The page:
Also allowed in public: racists, concealed weapons, pit bulls, snakes, lesbians, Christians, people who have been convicted of sex offences, people who don't like hipsters, hipsters, Mormons, and all of your ex'es.

The real world is tough, but kids need to get out and learn how it is, so do dogs and you apparently.
28
@27:

Yes, they are allowed in public, but do any of these people hold themselves accountable for what they are doing or not doing. Why is it sooo hard to be a responsible pet/child/snake/lesbian/christian owner.

When I step on your child/dog because it ran out in front of me and the damn thing came out of nowhere, I'm not at fault.
29
@ 21, dogs = live land mines? That's rather hyperbolic, don't you think?

@ 24, I can get behind that. Still, kids are fast and hard to see in crowds, and I can visualize this happening in a split second - the kid just running up to the dog and bopping it in the face before anyone can blink. The dog owner might have been as attentive as is reasonable in that situation - again, when you go out to something like Folklife, you're going to be looking around and not just watching out for everything that can happen. Of course, it's possible that the dog owner wasn't paying even the least bit of peripheral attention to the dog either, and maybe there was enough open space to see the kid, and maybe she came over slowly. That seems a lot less likely, though.
30
it reminds me of those awful child leashes. i cringe ever time i see one, but apparently some parents need them...
31
It would've taken much less time to tell the kids' parents what happened than let them go off on the dog's owners and write this stupid letter. I, Anonymous does a major disservice to Seattle citizens by providing this insipid, passive aggressive outlet.
32
@27 When did anyone suggest limiting dogs or kids?
33
The parents aren't "neglectful assholes." They were, however, incorrect in their response. Instead of cursing dog owner, they should have told the child, "that's what happens when you mess around with unfamiliar dogs." A teachable moment was lost.

Parents please remember that your kid will get hurt. If no major damage was done, kids learn from mistakes. Teach them during small mistakes so they can learn to avoid real harm in the future.
34
I am solidly on the dog owner's side on this one and I typically think the majority of dog owners are fuck-heads.
35
@33 is absolutely right. That's what my mother always did with me if I was fool enough to whine about being bitten/scratched by a strange animal - "Well, you shouldn't have bothered it." Children don't automatically just KNOW not to stick their hands in strange dogs' faces, they have to be taught that. If they don't live around dogs, then here's a great chance to teach them that.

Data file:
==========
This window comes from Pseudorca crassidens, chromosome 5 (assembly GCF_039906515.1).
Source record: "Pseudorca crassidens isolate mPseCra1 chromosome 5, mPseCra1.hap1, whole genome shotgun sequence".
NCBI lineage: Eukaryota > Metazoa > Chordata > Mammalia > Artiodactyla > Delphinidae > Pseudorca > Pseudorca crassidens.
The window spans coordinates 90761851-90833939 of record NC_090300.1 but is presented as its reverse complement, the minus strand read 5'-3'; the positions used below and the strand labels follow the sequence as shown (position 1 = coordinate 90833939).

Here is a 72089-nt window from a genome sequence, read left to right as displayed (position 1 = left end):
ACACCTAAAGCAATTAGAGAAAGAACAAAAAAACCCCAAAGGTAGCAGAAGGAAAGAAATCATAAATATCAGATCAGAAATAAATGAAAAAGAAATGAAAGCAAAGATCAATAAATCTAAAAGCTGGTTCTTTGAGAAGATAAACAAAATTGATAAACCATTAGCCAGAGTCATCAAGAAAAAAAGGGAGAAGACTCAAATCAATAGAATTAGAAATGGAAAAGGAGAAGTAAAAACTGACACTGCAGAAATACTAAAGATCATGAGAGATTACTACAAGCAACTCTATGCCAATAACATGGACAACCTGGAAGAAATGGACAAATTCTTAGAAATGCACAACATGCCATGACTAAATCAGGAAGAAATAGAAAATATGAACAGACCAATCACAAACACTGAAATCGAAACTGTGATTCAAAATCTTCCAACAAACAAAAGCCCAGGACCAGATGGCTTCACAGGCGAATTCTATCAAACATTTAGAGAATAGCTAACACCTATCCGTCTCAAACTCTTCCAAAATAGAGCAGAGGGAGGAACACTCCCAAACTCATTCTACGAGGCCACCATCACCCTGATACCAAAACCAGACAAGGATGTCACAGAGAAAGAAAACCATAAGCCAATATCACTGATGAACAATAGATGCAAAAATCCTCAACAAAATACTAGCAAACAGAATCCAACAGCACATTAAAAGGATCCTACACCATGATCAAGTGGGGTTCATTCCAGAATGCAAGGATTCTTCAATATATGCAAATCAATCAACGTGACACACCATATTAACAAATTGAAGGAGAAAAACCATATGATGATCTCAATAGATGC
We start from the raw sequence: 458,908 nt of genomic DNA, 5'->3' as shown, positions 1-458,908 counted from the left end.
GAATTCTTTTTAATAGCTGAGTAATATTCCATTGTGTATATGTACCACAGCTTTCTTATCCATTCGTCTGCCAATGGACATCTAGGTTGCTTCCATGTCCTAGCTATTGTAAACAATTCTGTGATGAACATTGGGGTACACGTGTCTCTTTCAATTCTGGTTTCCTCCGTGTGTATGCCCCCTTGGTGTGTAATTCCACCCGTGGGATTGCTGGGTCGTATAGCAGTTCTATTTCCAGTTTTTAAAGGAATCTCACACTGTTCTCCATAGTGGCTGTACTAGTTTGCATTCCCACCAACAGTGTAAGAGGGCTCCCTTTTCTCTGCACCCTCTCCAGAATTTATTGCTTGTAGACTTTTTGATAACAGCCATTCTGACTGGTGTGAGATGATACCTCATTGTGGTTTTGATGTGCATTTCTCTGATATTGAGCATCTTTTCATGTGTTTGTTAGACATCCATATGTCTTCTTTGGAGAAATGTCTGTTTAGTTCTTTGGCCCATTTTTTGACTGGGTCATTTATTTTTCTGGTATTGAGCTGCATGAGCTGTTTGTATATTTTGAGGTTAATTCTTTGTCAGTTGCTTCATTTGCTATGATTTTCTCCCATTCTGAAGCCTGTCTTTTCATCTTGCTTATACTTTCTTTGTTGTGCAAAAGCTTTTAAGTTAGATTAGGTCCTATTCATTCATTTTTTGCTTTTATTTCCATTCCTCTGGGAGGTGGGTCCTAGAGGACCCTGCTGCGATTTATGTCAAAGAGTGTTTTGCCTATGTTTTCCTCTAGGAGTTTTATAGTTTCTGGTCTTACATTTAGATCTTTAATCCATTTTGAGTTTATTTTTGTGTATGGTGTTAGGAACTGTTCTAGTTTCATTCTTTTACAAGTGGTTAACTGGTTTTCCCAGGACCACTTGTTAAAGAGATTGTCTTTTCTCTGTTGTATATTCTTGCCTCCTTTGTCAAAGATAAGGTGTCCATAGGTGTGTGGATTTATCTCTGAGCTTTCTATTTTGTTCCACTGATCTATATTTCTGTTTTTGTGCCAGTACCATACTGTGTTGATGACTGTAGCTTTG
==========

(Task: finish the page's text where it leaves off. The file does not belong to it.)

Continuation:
36
@29 - yes, it's hyperbole. But illustrative. Dog owners need to accept the potential that every dog has for violence, even if their dog is totally mellow. Almost any dog can be provoked to nip or bite.

If you have a dog, you need to keep it safe at all times. Even when it's on the leash.

Smart parents will also train kids about dogs.

But these are not mutually exclusive thing.

The funny thing about personal responsibility is that it lies with both parties in these situations.
37
@ 36, no, there are limits to when hyperbole is "illustrative" and when it's so far out there that it undermines your point. For example, live land mines are supposed to be left unattended and are supposed to be harmful.

Neither of us were there, so we have to rely on the anonymous author's version. And while s/he is unclear as to whether this happened as quickly as I describe it in my comment @ 29, or whether the dog owner had completely clear sight of the girl and was 100% ignoring everything, but her version seems to be closer to the former possibility. If so, the dog owner bears very little responsibility indeed, and it's not fair to suggest that he does.

I think that if your attitude toward your dog is going to be that it's a loaded weapon, as you seem to imply, then you should do what you would do with a loaded weapon at Folklife - leave it at home and don't bring it with you. I wouldn't take my dog to any crowded festival anyway, but not for that reason.
38
Right on. Some fucking parents need to watch their little crumbsnatchers. Having raised 3 children to adulthood, and having 2 grandchildren, there is NO substitute for a parent watching their precious little snots
39
@37 - in nature dogs are supposed to hunt and supposed to bite with their sharp teeth to defend themselves. domesticated dogs are not that far from their wild ancestors and when provoked will bite. doesn't matter if the annoying kid was not being careful.

here's another hypothetical. let's say this kid instead of running up to a dog and grabbing its face ran up to me and grabbed my face. say I pushed her away. what would you say to that? you'd probably accuse me of being an asshole or worse.

if a dog can't act toward a human the way an adult human would act toward a human, then it needs to be minded by its owner at all times so that it doesn't get into situations where it may do something dangerous - no matter who instigates.

anyway - we're splitting hairs here. the post clearly impies that if a dog is on a leash, then the owner is absolved of any further responsibility "this is all your fault", "this wouldn't have happened if you had been paying attention", "not all dogs were raised with kids". the implication is that all people in public have some responsibility to know how to deal with dogs. they do not. dog owners bear the entire onus of dog ownership. i am a dog owner and love my dog but i know that no matter how stupid kids are around her it's MY responsiblity to keep her out of situations that would make her snap.

i believe that in this case the dog didn't bite the kid. i just don't agree with the implications about responsiblity in the post.